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Concertina Conundrum - Compare and Contrast


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Morning all (well, at least to those for whom it's morning just now)

 

I thought I'd float this in the general discussion forum as, although it concerns buying an instrument, I'm a long way off from parting with the readies. Yes, I'll explain.

 

I'm after a robust 30 key Anglo to use for playing for dance. I say robust, because i have been a robust melodeon player for darn near 40 years.

 

I have a basic 20 key Lachenal which is coming under heavy fire atm. That's my entry level box ticked, but I need more buttons and would like to move to a decent long term instrument, rather than the intermediate step, if you know what I mean. As with all things, budget is a big consideration so mid range.

 

Now i remember trying a Morse box many years ago at a festival and was very impressed by the weight of it (and price!)compared with a metal ended Lachenal or Wheatstone. Seemed responsive too. But they are now as rare a hen's teeth. So what's about?

 

I've seen Red Cow Music were selling the Concertina Connection Minstrel, which seems to have the same air about it, at least as far as i can tell from the pictures. Also McNeela seem to have some nice looking boxes. But there's the rub. I can only see pictures of various models and makes and being in rural Devon (and at the end of the festival season) i can't lay my hands on anything. And of course i want it NOW! 😄

 

So. which of the new concertinas have folks tried and what did they think? And we can probably include Marcus's.

 

II guess a good datum for price and weight/playability would be the Morse I tried (assuming it is robust, I never tested that because at the time I was clueless how to play it, so i just noodled a bit).

 

If you've managed to read this far without dozing off (or swearing), well done!

 

Ed

 

 

 

 

 

 

 

 

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I am sure you will get far more advice than my own (current early sunny morning).. few words.

Only to say that I have had my concertina for over 23 years now and although it needs occasional attention in mechanism now and again ( which I do myself).. it has stood up to years of use!

Mine was sold under Hohner name; but later on I understand was made in Italy by Brunna musica  ( company now closed, but see the documentary on con.net to see the wonderful people now taken over the reins, in Italy , using the same machinery)!

Mine has metal face plate, very modern plain plated. Brown bellows, 30 buttons, on C and G.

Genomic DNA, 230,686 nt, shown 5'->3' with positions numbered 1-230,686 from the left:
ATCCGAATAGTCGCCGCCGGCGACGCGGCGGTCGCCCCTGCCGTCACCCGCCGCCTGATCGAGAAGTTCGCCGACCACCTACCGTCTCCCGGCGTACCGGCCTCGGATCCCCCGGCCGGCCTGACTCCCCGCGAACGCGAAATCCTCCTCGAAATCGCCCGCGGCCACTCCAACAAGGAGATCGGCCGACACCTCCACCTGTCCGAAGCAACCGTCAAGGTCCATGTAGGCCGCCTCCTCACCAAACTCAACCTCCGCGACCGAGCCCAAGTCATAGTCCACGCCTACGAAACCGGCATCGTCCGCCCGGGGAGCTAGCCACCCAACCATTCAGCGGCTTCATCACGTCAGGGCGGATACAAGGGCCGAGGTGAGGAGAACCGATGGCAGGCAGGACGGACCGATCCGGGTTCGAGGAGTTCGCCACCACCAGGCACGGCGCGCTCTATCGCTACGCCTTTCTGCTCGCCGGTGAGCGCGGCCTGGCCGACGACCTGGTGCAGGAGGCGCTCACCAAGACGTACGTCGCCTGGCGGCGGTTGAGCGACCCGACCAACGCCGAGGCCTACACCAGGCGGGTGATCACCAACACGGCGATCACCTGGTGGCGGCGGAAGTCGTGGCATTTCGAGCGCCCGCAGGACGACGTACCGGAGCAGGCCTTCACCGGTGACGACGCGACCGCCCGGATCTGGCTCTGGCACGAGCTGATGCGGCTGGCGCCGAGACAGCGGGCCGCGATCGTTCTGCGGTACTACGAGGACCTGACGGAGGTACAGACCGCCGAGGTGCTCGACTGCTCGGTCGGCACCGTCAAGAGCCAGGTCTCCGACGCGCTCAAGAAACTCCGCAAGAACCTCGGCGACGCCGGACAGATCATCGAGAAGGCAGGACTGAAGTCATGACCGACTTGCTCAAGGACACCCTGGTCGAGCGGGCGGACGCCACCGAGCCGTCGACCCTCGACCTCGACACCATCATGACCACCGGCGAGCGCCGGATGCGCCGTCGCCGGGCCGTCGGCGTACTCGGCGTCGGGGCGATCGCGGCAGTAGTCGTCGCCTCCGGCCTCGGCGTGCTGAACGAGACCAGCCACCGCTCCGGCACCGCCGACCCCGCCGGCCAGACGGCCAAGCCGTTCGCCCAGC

I also inherited my late father's accordion, so adapting to smaller concertina, is not that difficult, smaller buttons, and more delicate finger use is mainly all.

Sometimes with my kind, there can be a few teething problems, when new, but over time once used I personally find a great sense of satisfaction in the steel reeds it has, and strong full tone it produces.

You can find my own attempts at playing my own concertina on here ( Con.net) As it is my one and only squeeze box it gets treated as carefully as a baby on a crib, and even has its own special box to go in!

Best of luck with your choices; you will get no doubt many more offers of advice!🌝🌝🌝🌝🌝🌝

Edited by SIMON GABRIELOW
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Many of the models you mention will, I am sure, hold up very well. I have been hammering on my Morse Ceili since 2001 and it still works fine. A once-over by a technician every decade or two seems to be in order for these instruments, but compared to a piano or a violin (in my hands at least) I'd say that is acceptable.

 

Ken

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As you are in Devon, you should contact the West Country Concertina players.
The details are copied from www.concertina.info (the concertina FAQ)

West Country Concertinas        A flourishing group with 6 workshops per year at 
                                Ruishton near Taunton, a series of workshops at 
                                Sidmouth Festival and other events for beginners,
                                intermediate and competent players. WWW page
                                at:- https://thewccp.org/
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